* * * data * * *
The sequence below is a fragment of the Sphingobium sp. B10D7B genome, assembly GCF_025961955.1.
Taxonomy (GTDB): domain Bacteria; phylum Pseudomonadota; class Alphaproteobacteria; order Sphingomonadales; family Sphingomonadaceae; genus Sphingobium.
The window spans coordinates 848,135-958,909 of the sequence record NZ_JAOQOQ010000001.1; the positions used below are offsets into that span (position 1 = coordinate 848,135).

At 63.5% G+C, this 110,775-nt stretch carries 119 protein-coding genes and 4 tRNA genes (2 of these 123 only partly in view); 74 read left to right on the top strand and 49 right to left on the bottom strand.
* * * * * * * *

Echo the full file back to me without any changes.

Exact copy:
The sequence below is a fragment of the Sphingobium sp. B10D7B genome, assembly GCF_025961955.1.
Taxonomy (GTDB): domain Bacteria; phylum Pseudomonadota; class Alphaproteobacteria; order Sphingomonadales; family Sphingomonadaceae; genus Sphingobium.
The window spans coordinates 848,135-958,909 of the sequence record NZ_JAOQOQ010000001.1; the positions used below are offsets into that span (position 1 = coordinate 848,135).

At 63.5% G+C, this 110,775-nt stretch carries 119 protein-coding genes and 4 tRNA genes (2 of these 123 only partly in view); 74 read left to right on the top strand and 49 right to left on the bottom strand.